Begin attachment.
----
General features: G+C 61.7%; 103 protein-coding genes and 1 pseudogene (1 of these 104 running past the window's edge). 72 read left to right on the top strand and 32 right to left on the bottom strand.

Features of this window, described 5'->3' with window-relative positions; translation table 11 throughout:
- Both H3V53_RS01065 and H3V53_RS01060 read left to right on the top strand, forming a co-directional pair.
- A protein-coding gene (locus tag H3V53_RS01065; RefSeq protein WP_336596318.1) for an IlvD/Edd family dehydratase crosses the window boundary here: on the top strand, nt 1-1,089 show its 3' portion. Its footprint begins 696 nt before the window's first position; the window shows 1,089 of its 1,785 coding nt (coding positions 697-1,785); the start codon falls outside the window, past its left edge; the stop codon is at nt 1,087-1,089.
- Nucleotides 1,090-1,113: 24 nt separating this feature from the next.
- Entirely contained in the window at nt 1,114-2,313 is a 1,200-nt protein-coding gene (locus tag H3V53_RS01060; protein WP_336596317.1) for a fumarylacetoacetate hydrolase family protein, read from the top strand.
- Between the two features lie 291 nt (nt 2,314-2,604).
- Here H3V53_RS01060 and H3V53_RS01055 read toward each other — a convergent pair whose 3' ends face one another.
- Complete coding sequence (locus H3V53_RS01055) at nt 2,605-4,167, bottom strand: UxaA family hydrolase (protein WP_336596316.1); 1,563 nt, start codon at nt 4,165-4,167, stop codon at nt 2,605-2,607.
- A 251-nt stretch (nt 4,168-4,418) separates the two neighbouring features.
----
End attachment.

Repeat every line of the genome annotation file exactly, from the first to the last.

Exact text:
General features: G+C 61.7%; 103 protein-coding genes and 1 pseudogene (1 of these 104 running past the window's edge). 72 read left to right on the top strand and 32 right to left on the bottom strand.

Features of this window, described 5'->3' with window-relative positions; translation table 11 throughout:
- Both H3V53_RS01065 and H3V53_RS01060 read left to right on the top strand, forming a co-directional pair.
- A protein-coding gene (locus tag H3V53_RS01065; RefSeq protein WP_336596318.1) for an IlvD/Edd family dehydratase crosses the window boundary here: on the top strand, nt 1-1,089 show its 3' portion. Its footprint begins 696 nt before the window's first position; the window shows 1,089 of its 1,785 coding nt (coding positions 697-1,785); the start codon falls outside the window, past its left edge; the stop codon is at nt 1,087-1,089.
- Nucleotides 1,090-1,113: 24 nt separating this feature from the next.
- Entirely contained in the window at nt 1,114-2,313 is a 1,200-nt protein-coding gene (locus tag H3V53_RS01060; protein WP_336596317.1) for a fumarylacetoacetate hydrolase family protein, read from the top strand.
- Between the two features lie 291 nt (nt 2,314-2,604).
- Here H3V53_RS01060 and H3V53_RS01055 read toward each other — a convergent pair whose 3' ends face one another.
- Complete coding sequence (locus H3V53_RS01055) at nt 2,605-4,167, bottom strand: UxaA family hydrolase (protein WP_336596316.1); 1,563 nt, start codon at nt 4,165-4,167, stop codon at nt 2,605-2,607.
- A 251-nt stretch (nt 4,168-4,418) separates the two neighbouring features.